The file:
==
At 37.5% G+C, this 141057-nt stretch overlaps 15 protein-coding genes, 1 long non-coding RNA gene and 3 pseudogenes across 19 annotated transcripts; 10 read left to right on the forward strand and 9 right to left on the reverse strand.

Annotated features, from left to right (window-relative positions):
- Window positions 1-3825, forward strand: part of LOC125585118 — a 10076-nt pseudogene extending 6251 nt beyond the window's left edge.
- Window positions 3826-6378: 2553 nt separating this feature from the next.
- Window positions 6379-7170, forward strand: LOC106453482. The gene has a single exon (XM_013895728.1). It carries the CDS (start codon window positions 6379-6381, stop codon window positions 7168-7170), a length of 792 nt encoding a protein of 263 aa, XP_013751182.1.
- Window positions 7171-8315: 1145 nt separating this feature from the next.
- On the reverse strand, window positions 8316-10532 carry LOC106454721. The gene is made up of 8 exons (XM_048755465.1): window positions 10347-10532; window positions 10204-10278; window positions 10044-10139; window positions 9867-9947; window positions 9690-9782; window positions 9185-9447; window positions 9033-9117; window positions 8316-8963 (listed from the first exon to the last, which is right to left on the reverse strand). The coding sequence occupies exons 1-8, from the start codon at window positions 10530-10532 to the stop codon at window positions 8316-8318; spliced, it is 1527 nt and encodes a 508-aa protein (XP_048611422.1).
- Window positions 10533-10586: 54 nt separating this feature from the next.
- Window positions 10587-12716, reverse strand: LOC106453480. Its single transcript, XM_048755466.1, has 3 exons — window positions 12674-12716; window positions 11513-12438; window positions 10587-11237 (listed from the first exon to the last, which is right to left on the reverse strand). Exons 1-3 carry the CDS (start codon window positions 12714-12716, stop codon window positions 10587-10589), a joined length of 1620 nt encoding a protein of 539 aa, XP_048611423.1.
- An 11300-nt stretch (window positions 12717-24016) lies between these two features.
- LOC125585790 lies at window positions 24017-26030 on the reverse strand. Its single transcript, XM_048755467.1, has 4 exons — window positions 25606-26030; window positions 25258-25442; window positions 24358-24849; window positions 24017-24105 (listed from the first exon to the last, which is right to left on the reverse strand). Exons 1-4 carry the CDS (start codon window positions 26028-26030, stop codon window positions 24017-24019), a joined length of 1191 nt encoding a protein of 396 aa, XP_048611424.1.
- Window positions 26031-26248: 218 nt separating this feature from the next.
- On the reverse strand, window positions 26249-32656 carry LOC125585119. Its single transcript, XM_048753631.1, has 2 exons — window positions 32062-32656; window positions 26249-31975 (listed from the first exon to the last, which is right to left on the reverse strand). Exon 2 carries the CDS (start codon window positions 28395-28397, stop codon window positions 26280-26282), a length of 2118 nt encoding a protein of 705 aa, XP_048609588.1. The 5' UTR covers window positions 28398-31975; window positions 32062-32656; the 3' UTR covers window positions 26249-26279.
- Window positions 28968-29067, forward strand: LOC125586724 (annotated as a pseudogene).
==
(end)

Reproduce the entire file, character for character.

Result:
At 37.5% G+C, this 141057-nt stretch overlaps 15 protein-coding genes, 1 long non-coding RNA gene and 3 pseudogenes across 19 annotated transcripts; 10 read left to right on the forward strand and 9 right to left on the reverse strand.

Annotated features, from left to right (window-relative positions):
- Window positions 1-3825, forward strand: part of LOC125585118 — a 10076-nt pseudogene extending 6251 nt beyond the window's left edge.
- Window positions 3826-6378: 2553 nt separating this feature from the next.
- Window positions 6379-7170, forward strand: LOC106453482. The gene has a single exon (XM_013895728.1). It carries the CDS (start codon window positions 6379-6381, stop codon window positions 7168-7170), a length of 792 nt encoding a protein of 263 aa, XP_013751182.1.
- Window positions 7171-8315: 1145 nt separating this feature from the next.
- On the reverse strand, window positions 8316-10532 carry LOC106454721. The gene is made up of 8 exons (XM_048755465.1): window positions 10347-10532; window positions 10204-10278; window positions 10044-10139; window positions 9867-9947; window positions 9690-9782; window positions 9185-9447; window positions 9033-9117; window positions 8316-8963 (listed from the first exon to the last, which is right to left on the reverse strand). The coding sequence occupies exons 1-8, from the start codon at window positions 10530-10532 to the stop codon at window positions 8316-8318; spliced, it is 1527 nt and encodes a 508-aa protein (XP_048611422.1).
- Window positions 10533-10586: 54 nt separating this feature from the next.
- Window positions 10587-12716, reverse strand: LOC106453480. Its single transcript, XM_048755466.1, has 3 exons — window positions 12674-12716; window positions 11513-12438; window positions 10587-11237 (listed from the first exon to the last, which is right to left on the reverse strand). Exons 1-3 carry the CDS (start codon window positions 12714-12716, stop codon window positions 10587-10589), a joined length of 1620 nt encoding a protein of 539 aa, XP_048611423.1.
- An 11300-nt stretch (window positions 12717-24016) lies between these two features.
- LOC125585790 lies at window positions 24017-26030 on the reverse strand. Its single transcript, XM_048755467.1, has 4 exons — window positions 25606-26030; window positions 25258-25442; window positions 24358-24849; window positions 24017-24105 (listed from the first exon to the last, which is right to left on the reverse strand). Exons 1-4 carry the CDS (start codon window positions 26028-26030, stop codon window positions 24017-24019), a joined length of 1191 nt encoding a protein of 396 aa, XP_048611424.1.
- Window positions 26031-26248: 218 nt separating this feature from the next.
- On the reverse strand, window positions 26249-32656 carry LOC125585119. Its single transcript, XM_048753631.1, has 2 exons — window positions 32062-32656; window positions 26249-31975 (listed from the first exon to the last, which is right to left on the reverse strand). Exon 2 carries the CDS (start codon window positions 28395-28397, stop codon window positions 26280-26282), a length of 2118 nt encoding a protein of 705 aa, XP_048609588.1. The 5' UTR covers window positions 28398-31975; window positions 32062-32656; the 3' UTR covers window positions 26249-26279.
- Window positions 28968-29067, forward strand: LOC125586724 (annotated as a pseudogene).